The Iroquois of the North American Eastern Woodlands made skillful use of local natural resources for the purposes of food, shelter, clothing and tools. They typically constructed their settlements around streams and other sources of water.Continue Reading
For food during the long winter months, the Iroquois gathered nuts, berries and root vegetables from their woodland environment. They also harvested maple syrup, sourced medicinal plants and hunted or fished for meat.
Construction materials for Iroquois housing, including timber, elm bark and tree fiber ropes, were also obtained from the woodland.
Clothing typically utilized the hides of woodland animals, such as deer, sewn together with bone needles.
Animal bones were used to make a variety of other tools and weapons, along with wood, stone and clay.Learn more about US History
The Iroquois were a native confederacy whose territories were originally within the boundaries of modern-day New York state between the Adirondack mountains and Niagara Falls. They conquered lands that eventually extended along the eastern seaboard of North America and into the interior, from modern Kentucky to southern Ontario down through the Delaware River Valley.Full Answer >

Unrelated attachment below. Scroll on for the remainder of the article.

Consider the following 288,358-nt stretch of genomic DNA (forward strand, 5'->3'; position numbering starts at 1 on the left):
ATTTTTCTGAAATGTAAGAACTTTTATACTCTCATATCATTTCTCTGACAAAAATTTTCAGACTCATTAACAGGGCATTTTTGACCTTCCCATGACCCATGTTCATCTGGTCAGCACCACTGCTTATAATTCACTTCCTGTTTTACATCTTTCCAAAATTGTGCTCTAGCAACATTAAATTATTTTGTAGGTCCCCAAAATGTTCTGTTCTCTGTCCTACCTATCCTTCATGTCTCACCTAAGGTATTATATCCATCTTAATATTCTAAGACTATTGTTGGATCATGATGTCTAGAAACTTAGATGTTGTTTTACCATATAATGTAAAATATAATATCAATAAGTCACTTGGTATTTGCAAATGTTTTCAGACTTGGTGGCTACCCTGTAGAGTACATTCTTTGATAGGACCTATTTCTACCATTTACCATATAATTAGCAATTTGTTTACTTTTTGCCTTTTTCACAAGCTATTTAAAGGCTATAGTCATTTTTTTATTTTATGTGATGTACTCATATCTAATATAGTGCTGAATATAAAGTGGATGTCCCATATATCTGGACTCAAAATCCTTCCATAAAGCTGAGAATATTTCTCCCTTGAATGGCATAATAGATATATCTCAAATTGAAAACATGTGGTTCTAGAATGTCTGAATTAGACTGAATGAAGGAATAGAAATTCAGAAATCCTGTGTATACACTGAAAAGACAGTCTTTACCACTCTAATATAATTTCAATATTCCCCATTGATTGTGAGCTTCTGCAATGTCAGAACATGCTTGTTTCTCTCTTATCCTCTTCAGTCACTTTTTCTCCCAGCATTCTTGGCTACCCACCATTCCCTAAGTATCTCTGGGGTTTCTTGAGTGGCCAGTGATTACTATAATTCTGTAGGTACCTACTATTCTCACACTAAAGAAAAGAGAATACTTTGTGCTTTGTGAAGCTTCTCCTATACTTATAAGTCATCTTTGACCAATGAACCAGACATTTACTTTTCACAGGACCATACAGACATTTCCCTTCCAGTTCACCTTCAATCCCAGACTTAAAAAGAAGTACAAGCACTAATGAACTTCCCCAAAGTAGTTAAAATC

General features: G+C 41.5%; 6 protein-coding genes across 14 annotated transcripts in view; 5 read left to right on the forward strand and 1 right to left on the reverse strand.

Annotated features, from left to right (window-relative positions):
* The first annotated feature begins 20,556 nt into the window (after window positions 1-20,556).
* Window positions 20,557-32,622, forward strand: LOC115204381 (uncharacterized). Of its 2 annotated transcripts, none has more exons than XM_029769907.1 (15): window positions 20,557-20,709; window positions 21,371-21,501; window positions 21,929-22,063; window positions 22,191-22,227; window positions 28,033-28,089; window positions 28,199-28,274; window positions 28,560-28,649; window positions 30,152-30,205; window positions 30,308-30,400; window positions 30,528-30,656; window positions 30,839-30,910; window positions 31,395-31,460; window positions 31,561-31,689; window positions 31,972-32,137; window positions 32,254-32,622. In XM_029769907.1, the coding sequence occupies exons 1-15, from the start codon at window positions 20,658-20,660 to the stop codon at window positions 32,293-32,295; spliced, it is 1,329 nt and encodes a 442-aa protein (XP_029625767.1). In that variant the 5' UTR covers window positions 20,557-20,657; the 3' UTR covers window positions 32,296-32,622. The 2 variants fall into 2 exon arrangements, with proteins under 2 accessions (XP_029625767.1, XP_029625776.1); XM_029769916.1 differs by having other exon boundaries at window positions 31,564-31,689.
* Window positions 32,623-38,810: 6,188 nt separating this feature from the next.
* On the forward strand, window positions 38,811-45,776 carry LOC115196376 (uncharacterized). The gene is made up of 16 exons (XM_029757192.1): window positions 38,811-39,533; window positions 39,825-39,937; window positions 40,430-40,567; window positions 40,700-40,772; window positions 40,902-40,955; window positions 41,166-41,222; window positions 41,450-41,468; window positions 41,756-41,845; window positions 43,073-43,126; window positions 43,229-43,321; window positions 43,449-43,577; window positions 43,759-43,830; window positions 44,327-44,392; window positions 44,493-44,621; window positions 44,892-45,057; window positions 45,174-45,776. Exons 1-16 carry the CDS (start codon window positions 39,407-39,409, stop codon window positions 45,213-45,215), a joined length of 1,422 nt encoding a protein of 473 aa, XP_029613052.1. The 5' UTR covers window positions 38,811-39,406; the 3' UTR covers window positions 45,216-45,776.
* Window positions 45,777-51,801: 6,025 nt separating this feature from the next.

The Iroquois, who were a group of five tribes, lived in New York, mostly along the St. Lawrence River. This tribe of Indians lived in permanent homes, although these homes were moved every 20 years or so due to the soil in the area giving out.Full Answer >
The men of the Iroquois, also known as Haudenosaunee mostly wore breech cloth, and the women often wore skirts and tunics. Children dressed similarly to their parents.Full Answer >
The Iroquois' enemies were the Algonkin tribe and the settlers of the United States; however, before the 1500s the Iroquois were also enemies to one another, according to the Independence Hall Association. This is because the Iroquois were made up of five different tribes and they spent much of their time fighting against one another.Full Answer >